Residents dig out from storm damage as floodwaters rise in Columbia and Marquette counties
ENDEAVOR — While residents of Endeavor were counting many fortunate near misses in the aftermath of Tuesday’s storms, there remained the looming threat of rising floodwaters.
Dump trucks and pickups rolled out of the village one after another loaded with debris.
Practically every road south of Highway 23 was closed due to either washouts or downed power lines after the storm Tuesday, according to Marquette County Highway Commissioner Brian Trebiatowski. Crews worked through the night on repairs.
As of 4 p.m. Wednesday many roads had been re-opened with exceptions. The Department of Transportation announced closures of Highway 23 in Briggsville and Highway 22 south of Montello. The closure of Highway D between C and M has been extended through the Packwaukee Causeway, with restricted truck and commuter traffic between Highways M and F.
“Power has not been restored to the whole village yet, but they are close,” said Endeavor Fire Chief Mike Bordeau. “There are still quite a bit of trees down on power lines and stuff like that in the village and outside the village.”
As of 2 p.m. Wednesday, Alliant Energy reported three outages, affecting about 50 customers in Endeavor. In Montello, 32 customers were without power with restoration expected about 9 p.m. In harder-hit Packwaukee, 252 customers were without power with the cause of the outage still being assessed.
On Wednesday afternoon, Gov. Scott Walker declared a state of emergency for the entire state to respond to ongoing issues of storm damage, torrential downpours, flooding and tornadoes.
“We did close the Red Cross shelter in Endeavor and they were moved out to the high school in Montello,” said Bordeau. “There have been no reported injuries whatsoever. There was one building in downtown Endeavor that was partially collapsed. It was an abandoned building.”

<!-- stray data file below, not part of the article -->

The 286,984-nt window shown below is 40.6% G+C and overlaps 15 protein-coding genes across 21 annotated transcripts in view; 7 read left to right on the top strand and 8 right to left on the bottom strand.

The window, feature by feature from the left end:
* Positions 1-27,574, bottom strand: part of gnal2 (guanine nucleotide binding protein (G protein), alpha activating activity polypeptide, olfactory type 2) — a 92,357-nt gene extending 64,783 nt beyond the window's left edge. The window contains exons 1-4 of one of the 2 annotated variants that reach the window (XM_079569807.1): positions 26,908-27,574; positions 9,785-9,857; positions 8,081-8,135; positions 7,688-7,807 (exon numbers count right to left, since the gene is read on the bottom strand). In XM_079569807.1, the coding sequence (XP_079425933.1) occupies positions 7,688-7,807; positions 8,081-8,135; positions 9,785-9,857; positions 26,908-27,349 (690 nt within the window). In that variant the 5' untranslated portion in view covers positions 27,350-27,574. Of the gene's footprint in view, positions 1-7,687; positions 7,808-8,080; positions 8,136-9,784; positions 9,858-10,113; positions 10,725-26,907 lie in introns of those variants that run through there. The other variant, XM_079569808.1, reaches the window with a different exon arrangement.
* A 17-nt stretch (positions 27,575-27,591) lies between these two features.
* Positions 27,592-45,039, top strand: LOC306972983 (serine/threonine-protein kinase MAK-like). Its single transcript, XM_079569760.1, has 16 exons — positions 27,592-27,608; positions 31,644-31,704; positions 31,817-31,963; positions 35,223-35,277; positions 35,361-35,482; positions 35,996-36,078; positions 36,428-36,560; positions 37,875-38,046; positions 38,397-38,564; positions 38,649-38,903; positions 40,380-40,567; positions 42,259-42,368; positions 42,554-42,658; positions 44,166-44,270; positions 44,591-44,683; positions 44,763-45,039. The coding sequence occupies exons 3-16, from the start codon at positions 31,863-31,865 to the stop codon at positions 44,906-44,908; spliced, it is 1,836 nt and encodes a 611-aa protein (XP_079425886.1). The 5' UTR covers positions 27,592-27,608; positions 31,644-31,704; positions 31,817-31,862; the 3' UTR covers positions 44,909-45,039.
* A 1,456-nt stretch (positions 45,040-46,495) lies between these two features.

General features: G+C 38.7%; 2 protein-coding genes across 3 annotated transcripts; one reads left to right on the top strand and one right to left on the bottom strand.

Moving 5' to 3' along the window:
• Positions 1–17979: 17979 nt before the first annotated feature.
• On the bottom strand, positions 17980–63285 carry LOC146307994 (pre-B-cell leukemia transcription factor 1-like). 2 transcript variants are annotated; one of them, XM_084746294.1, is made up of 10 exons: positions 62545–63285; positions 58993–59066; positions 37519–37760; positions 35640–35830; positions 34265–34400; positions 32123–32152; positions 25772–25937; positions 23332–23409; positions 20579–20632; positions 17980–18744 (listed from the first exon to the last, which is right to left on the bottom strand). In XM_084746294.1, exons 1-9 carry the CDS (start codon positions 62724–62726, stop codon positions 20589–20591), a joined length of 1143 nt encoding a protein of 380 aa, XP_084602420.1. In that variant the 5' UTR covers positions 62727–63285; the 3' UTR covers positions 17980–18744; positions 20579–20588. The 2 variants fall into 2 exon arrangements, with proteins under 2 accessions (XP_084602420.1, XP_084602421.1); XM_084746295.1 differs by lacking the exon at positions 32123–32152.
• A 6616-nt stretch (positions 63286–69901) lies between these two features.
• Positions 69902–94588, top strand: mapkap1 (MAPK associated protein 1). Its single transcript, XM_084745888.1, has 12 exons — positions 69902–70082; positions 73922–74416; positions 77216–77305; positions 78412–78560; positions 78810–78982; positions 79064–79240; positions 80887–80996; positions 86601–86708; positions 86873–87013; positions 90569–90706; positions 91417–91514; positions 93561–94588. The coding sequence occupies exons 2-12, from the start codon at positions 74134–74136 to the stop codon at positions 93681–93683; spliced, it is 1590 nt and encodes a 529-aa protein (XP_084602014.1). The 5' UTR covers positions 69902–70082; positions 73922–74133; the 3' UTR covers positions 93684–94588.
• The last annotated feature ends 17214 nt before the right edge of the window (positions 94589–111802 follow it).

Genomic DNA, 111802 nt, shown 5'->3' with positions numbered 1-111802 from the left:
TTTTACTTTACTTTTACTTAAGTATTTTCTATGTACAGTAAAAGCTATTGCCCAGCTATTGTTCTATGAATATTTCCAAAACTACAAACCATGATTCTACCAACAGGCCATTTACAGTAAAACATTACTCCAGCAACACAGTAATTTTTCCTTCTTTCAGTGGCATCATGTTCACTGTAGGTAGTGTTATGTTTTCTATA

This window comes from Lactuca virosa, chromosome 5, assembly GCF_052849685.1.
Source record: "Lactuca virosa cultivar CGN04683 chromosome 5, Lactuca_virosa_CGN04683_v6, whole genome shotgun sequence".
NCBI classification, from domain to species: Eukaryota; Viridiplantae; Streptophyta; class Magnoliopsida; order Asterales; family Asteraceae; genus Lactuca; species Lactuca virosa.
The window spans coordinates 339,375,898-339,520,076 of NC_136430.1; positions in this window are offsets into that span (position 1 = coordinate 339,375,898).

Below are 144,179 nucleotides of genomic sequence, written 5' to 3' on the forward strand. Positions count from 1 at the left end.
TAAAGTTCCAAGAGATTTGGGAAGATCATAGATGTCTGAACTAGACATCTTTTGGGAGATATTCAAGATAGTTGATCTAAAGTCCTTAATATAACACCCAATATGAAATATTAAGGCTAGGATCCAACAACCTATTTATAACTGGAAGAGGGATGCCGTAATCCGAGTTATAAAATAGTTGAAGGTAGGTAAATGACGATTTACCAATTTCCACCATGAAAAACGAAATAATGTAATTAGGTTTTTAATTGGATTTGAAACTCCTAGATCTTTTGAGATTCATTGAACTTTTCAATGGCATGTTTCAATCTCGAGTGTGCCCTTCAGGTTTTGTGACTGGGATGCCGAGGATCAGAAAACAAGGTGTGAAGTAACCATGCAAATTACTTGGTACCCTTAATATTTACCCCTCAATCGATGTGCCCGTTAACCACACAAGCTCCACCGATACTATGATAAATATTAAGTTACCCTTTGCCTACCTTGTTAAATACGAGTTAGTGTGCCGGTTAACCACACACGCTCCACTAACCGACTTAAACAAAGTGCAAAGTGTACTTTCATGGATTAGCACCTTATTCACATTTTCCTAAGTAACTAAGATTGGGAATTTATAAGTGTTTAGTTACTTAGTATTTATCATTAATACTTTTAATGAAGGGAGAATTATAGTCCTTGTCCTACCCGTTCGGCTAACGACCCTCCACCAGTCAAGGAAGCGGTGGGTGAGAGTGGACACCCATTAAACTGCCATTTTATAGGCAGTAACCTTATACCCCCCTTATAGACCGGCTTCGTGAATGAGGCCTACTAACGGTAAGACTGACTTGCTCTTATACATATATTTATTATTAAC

On North Lakeview Avenue, Dale Duncan was pulling down sections of an awning dangling above the gaping hole of a former storefront.
“A neighbor called and said that the front of the building was out on the street and he couldn’t see too far in front of his face because of the rain and wind,” said Duncan. “It was very intense.”
The loss was minimal, since Duncan already planned to tear down what had been damaged, so the high winds simply moved up his timetable.
“It wasn’t that bad,” said Duncan. “Like I said, it was basically a cleanup, but there were a lot of trees that went down in town and boy, it hit hard here.”
Endeavor firefighters made their way between houses where there was more damage and offered assistance to residents clearing debris and cutting up trees.
“We’re going to keep helping people with their yards, clearing big trees and stuff like that, but everything is sort of winding down and trying to get back to normal, very slowly,” Bordeau said.
As initial photos and damage assessments were shared Tuesday evening, so were rumors of a potential tornado, though the National Weather Service has not confirmed a touchdown in Marquette County.
“There were some reports and members of the fire department did report seeing a tornado,” Bordeau said.
The National Weather Service has survey teams on the ground, but it will take time before Marquette County residents get an official analysis of what caused so much damage amid the recent storms.